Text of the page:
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5 Science-Backed Ways To Effectively Boost Your Productivity

5 Science-Backed Ways To Effectively Boost Your Productivity
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You consider yourself to be a relatively busy person. You have a lot to get done in a short amount of time, leaving little room for distractions or breaks. Lately, though, you’ve noticed a sharp decline in the amount of tasks you’ve been able to get done on a daily basis. Your workload hasn’t increased. You’re not taking that many breaks. So what’s the problem?

Learning the science behind productivity, and what you can do to increase the amount of tasks you can complete every day, is your key to success. Here are five ways science says you can boost your productivity, starting today.

1. Make a list of mindless activities

Have you ever been in the middle of something and distracted yourself by thinking about another thing you need to do when you get home? Not only is that distracting, it can also be stressful. When that happens, make a list of all the mindless chores you need to get done later, but plan other activities along with them, like listening to an audio book or watching a TV show.

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In the right context, according to science, multitasking works. Mindless activities like laundry, washing dishes, and cleaning take time. If you pair them with listening to recorded lectures or podcasts or watching the news though, you can get your chores done and learn something new at the same time.

2. Complete a string of smaller tasks first thing in the morning

Distractions do a really good job of stopping our productivity train in its tracks, and one way to eliminate this hindrance from the equation is to push yourself into a flow state, which happens when we immerse ourselves so deeply into a set of tasks that everything else around us almost ceases to exist.

To launch yourself into a flow state, list out a few smaller things you want to get done and get going right away. Not only will you feel more productive while successfully completing multiple tasks in one sitting, but you’ll also free up more time later in the day for larger projects and breaks, too.

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3. Write down daily S.M.AR.T. goals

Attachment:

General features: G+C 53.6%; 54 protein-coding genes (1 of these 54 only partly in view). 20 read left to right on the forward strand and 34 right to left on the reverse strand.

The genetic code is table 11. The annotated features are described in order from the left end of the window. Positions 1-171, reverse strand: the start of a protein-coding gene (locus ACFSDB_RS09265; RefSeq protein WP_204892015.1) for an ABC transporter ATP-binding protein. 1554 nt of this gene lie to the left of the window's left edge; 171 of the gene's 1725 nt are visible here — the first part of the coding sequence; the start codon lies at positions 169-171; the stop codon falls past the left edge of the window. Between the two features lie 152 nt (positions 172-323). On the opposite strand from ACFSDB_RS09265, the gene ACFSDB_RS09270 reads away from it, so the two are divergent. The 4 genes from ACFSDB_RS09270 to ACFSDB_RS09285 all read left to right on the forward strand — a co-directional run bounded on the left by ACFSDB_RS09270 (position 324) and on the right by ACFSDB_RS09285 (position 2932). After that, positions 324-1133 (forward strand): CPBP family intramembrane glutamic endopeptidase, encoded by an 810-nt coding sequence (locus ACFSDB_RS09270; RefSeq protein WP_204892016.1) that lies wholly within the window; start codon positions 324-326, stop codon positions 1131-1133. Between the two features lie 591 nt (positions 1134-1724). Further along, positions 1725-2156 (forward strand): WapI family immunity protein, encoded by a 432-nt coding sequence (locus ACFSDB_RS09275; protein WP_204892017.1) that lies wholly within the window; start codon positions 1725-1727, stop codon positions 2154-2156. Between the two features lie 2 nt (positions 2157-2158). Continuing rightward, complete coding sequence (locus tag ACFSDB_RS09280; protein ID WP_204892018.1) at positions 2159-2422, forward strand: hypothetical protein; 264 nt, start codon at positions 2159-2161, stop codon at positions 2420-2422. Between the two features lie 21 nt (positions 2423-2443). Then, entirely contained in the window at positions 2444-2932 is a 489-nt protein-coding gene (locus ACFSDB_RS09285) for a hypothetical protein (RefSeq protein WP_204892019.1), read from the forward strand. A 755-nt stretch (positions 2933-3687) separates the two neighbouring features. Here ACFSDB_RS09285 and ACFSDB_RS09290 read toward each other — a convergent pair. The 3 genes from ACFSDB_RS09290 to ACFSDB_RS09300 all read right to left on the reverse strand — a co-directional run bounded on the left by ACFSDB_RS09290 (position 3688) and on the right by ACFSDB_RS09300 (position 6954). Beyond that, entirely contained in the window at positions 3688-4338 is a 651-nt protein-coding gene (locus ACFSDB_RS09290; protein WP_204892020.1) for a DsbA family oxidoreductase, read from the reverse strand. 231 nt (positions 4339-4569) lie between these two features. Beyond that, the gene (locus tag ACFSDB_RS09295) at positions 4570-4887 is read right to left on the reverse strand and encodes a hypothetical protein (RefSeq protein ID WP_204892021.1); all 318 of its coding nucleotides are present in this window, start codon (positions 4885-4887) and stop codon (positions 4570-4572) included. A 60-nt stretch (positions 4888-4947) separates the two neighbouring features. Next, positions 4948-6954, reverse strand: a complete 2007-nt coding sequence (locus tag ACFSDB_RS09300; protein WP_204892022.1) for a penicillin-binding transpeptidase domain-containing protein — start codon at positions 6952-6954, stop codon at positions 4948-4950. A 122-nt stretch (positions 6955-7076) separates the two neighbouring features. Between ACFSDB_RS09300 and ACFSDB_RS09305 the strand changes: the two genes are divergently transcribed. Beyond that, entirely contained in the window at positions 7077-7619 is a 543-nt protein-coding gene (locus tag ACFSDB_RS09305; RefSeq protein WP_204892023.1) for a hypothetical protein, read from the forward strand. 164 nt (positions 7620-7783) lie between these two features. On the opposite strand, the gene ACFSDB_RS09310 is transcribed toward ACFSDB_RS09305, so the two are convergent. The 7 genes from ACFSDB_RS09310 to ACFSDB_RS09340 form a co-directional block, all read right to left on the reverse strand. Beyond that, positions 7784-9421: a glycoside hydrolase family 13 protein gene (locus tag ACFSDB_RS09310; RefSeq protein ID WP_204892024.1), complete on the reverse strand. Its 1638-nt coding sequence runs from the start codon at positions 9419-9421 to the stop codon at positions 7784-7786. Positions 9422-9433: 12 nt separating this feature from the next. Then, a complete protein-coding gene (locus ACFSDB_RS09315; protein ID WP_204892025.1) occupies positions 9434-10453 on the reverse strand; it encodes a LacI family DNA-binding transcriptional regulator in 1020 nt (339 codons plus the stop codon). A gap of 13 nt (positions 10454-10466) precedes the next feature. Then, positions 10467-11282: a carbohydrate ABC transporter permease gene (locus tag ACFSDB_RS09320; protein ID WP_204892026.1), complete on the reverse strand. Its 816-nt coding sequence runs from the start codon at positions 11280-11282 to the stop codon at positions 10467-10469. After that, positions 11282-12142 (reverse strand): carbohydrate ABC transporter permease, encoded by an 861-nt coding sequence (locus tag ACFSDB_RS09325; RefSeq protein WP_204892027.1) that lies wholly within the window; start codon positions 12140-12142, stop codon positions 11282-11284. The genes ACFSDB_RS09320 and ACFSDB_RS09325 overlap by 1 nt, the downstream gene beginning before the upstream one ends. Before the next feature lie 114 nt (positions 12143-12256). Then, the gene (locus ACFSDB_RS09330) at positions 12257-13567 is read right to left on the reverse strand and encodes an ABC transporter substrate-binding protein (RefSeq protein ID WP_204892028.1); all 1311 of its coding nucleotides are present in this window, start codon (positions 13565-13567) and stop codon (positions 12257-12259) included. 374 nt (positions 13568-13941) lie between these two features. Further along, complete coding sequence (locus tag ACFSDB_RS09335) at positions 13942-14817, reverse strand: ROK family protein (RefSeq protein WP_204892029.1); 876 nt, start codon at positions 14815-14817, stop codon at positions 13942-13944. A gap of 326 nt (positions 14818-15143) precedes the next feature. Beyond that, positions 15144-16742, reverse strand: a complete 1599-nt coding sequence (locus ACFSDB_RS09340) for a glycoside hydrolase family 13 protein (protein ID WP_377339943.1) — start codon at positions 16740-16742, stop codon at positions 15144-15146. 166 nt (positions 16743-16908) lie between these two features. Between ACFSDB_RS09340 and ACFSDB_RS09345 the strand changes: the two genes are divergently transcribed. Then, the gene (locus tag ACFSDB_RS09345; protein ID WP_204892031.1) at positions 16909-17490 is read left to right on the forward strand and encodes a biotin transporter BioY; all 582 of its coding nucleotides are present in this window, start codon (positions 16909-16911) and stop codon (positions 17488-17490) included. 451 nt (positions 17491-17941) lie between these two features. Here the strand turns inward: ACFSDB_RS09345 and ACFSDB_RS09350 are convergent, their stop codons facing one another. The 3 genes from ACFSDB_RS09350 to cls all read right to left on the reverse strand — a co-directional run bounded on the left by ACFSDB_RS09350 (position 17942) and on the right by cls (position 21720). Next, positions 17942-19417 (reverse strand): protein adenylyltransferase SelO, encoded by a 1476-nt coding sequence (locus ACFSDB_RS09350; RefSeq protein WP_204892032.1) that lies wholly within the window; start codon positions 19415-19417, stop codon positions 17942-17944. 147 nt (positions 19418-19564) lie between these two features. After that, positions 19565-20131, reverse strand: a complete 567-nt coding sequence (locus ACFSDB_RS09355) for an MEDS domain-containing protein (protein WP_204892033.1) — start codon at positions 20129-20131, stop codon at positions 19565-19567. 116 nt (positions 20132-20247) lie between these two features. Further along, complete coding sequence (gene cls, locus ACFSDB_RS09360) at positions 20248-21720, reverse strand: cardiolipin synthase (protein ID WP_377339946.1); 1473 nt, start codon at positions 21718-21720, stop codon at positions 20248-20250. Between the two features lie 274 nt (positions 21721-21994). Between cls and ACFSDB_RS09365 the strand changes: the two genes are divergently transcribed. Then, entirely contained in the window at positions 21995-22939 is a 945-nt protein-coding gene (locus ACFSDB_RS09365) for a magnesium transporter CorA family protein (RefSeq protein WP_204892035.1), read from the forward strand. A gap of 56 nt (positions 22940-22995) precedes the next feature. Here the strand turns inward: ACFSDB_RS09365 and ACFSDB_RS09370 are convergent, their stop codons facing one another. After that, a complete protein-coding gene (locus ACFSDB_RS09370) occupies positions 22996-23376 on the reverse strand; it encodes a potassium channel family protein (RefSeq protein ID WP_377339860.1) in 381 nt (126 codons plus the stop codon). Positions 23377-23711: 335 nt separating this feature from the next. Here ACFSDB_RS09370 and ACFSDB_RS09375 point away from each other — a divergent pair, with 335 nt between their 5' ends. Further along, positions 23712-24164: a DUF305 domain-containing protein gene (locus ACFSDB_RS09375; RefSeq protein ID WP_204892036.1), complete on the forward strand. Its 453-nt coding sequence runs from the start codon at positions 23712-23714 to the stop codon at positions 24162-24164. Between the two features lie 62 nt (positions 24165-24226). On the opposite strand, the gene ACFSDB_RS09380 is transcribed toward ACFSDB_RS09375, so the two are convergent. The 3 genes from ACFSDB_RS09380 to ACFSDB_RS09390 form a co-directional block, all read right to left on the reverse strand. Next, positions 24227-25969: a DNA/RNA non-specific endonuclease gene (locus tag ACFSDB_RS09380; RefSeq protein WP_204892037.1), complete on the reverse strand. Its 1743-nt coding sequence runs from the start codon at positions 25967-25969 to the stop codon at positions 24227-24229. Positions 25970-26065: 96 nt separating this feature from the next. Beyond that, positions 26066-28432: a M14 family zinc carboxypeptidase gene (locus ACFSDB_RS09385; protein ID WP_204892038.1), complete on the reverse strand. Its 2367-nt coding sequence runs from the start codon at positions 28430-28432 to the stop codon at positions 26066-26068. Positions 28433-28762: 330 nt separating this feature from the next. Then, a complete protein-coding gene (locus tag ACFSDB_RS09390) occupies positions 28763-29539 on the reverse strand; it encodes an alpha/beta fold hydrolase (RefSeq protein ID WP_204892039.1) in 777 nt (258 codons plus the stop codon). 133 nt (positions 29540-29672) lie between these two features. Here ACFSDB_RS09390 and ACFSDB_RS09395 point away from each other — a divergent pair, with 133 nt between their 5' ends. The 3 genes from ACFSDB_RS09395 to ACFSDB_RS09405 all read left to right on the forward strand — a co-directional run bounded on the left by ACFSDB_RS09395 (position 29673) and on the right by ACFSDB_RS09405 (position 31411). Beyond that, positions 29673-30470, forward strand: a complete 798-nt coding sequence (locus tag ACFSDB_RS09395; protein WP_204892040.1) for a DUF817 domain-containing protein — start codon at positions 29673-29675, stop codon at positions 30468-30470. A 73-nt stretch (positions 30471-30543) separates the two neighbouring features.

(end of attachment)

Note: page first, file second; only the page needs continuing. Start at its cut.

Yesterday you planned on clearing all the emails in your inbox. Not too difficult of a task, right? What you didn’t take into account before you started, though, was how many emails you had waiting or how long it would take. There were just too many, and instead of breaking it up, you just never got started.

Setting goals for yourself on a daily basis will help you fight through distractions and roadblocks to productivity. Making them specific, measurable, achievable, results-focused and time-based will help you define exactly what you need to do and what you can expect to have achieved once you’ve done it.

4. Sit down and just start

One of the biggest roadblocks to productivity is procrastination, and procrastination often happens unintentionally. We’ll start reading that article in five minutes, and five minutes quickly turns into ten. We’ll answer that email after lunch, but after lunch, something else always gets in the way.

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To beat this productivity blocker, just start. Don’t even give yourself enough time to change your mind. Click over to that tab and start reading. Hit the reply button and start typing. Once you begin, you might be surprised at how quickly and effectively you can complete that task, and you might even be more motivated to jump right into the next one.

5. Schedule out time to relax

Look at your schedule for the upcoming week. Have you blocked out any time to relax? While this might seem counterproductive, working relaxation into your schedule will, in the long run, leave you more room to get things done.

Trying to push through all your work at once will leave you feeling burned out and unmotivated, so break up your work load with 10 to 15-minute rest periods in-between. During those periods, complete a few of those mindless tasks we mentioned earlier. The key is to let your mind wander and recharge.

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By doing multiple things at once (within reason), settling yourself into the occasional flow state, setting goals and just getting to it—with the occasional break in-between—will boost your productivity and keep you on task even when you have to step back and let your brain breathe for a few minutes.

Featured photo credit: Hillary via flickr.com

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Last Updated on July 21, 2021

The Importance of Reminders (And How to Make a Reminder Work)

The Importance of Reminders (And How to Make a Reminder Work)
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No matter how well you set up your todo list and calendar, you aren’t going to get things done unless you have a reliable way of reminding yourself to actually do them.

Anyone who’s spent an hour writing up the perfect grocery list only to realize at the store that they forgot to bring the list understands the importance of reminders.

Reminders of some sort or another are what turn a collection of paper goods or web services into what David Allen calls a “trusted system.”[1]

A lot of people resist getting better organized. No matter what kind of chaotic mess, their lives are on a day-to-day basis because they know themselves well enough to know that there’s after all that work they’ll probably forget to take their lists with them when it matters most.

Fortunately, there are ways to make sure we remember to check our lists — and to remember to do the things we need to do, whether they’re on a list or not.